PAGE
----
As we find ourselves a few weeks in to the Covid-19 pandemic, I want to remind you to heed the advice of our wise mothers. We all know that vegetables are good for us, but many of us are not that crazy about them... and for good reason!
As I was growing up in the 70s, my mother always featured vegetables at our dinner table. Unfortunately, my working mother did not have the time or inclination to shop for and cook fresh veggies. She worked full-time and had 4 kids and my dad to cook for, so our dinner vegetables came from a frozen box in the freezer or a can in the cupboard. Birdseye and Green Giant were famous names at our table. Canned or frozen, they were boiled to death to make sure they were cooked and a dallop of yellow margarine was added at an attempt to flavor them. Our vegetables of the day were usually peas, carrots or corn, or in other words, starch. Salads were usually only served on the weekends for Sunday dinner with plenty of Wishbone Italian dressing. Occasionally, Mom served soggy brussel sprouts in an attempt to serve us something really healthy. They were not popular but we had to eat at least a couple of sprouts before we could be “excused.” I don’t remember EVER having broccoli as a child!
Don’t get me wrong, my mom was a great cook when she had the time. Her famous vegetables were fried okra or squash, (delicious!) but only on occasion. Once I got older, I realized that my mom didn’t much like vegetables either. She grew up on a cotton farm in Oklahoma and that diet mainly consisted of fried pork chops, fried chicken, and “chicken-fried” steak with a side of mashed potatoes and white gravy. The usual “vegetable” to accompany this would be corn or sometimes peas. So, for my mother to serve vegetables that she didn’t even like was her way of trying to raise healthy kids.
As my children were growing up, I pretty much followed my mother’s example. The only difference is, I added spinach, asparagus, and “mixed” vegetable combinations, mostly frozen or canned and all flavorless! As the kids got older, I started occasionally steaming broccoli and cauliflower in the microwave! Wow, I was quite the chef!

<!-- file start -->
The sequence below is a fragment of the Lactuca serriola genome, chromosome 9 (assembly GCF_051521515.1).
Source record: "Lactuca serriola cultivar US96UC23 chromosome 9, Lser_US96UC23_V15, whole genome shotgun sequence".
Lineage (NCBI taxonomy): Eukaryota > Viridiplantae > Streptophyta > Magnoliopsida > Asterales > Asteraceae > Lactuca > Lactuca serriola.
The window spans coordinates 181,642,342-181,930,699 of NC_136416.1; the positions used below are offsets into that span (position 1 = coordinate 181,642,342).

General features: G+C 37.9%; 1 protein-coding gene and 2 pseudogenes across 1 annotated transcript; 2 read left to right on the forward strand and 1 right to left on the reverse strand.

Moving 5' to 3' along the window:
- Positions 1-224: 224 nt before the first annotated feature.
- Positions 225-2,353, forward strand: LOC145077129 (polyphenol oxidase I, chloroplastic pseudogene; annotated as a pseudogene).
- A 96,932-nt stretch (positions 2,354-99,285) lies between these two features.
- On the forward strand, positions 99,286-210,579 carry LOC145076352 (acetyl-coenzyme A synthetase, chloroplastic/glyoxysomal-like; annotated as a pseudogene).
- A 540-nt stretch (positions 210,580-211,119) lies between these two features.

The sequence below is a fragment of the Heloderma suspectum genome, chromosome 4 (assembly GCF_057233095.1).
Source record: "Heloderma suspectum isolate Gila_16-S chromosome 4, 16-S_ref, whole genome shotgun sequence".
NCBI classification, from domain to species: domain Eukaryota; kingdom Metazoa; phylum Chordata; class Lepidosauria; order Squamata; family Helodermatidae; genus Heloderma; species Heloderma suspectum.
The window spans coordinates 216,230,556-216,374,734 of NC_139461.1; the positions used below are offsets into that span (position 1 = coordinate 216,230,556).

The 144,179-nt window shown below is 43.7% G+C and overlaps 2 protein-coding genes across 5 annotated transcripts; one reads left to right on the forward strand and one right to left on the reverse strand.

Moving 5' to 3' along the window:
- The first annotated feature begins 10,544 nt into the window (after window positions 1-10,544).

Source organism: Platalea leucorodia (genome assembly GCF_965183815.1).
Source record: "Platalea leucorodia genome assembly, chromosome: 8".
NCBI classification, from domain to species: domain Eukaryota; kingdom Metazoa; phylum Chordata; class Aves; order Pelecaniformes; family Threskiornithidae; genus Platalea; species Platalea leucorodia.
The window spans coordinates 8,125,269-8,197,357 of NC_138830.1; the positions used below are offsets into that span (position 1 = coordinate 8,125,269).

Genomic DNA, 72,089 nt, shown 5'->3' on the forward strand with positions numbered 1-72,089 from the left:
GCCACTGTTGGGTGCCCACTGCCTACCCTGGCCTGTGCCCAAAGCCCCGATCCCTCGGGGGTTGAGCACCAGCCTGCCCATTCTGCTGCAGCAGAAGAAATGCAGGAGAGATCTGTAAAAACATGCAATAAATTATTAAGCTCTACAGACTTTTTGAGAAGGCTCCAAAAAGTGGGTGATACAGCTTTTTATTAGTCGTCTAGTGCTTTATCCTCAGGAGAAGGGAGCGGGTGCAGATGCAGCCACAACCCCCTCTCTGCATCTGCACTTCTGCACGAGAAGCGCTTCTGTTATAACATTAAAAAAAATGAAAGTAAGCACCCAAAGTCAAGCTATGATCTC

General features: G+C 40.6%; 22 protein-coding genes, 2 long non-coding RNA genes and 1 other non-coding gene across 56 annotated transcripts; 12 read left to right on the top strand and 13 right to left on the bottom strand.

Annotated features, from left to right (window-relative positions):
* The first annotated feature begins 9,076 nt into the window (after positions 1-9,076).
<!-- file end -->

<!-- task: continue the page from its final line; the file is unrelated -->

What a difference a generation makes! Today’s veggie selections are incredible! I am no longer bound by the canned and frozen food aisle. I’m amazed everytime I wander throught the produce department. Every kind of vegetable is available and if you’re like me and not in to food prep, you can buy almost any vegetable, washed, chopped, sliced and diced! I don’t even remember what it’s like to start with a head of lettuce to make a salad! Now we have The Food Network and the internet to provide a myriad of ways to prepare vegetables we never dreamed we would eat.
We also have these wonderful appliances like air fryers and instant pots. I’ve made the most delicious organic collard greens in my instant pot, something I would never have the patience for on the stove. I have recently started making kale chips in the air fryer and they are so easy and healthy! A few years ago, I discovered roasting almost any vegetable with EVOO and salt makes all of them delicious! Try mashed cauliflower as a great healthy alternative to mashed potatoes. Who hasn’t tried sauteed or roasted brussel sprouts?... the once despised vegetable, now featured as an appetizer at your favorite restaurant.
Ladies and Gigis, today we have every opportunity to eat healthy. Teach your grandchildren to love vegetables by trying different varieties and cooking methods and by eating them yourself. That’s a legacy I want to pass on to my grandkids. Eat your veggies because they are not only good for you, but they taste good too! While you’re at it, make it organic!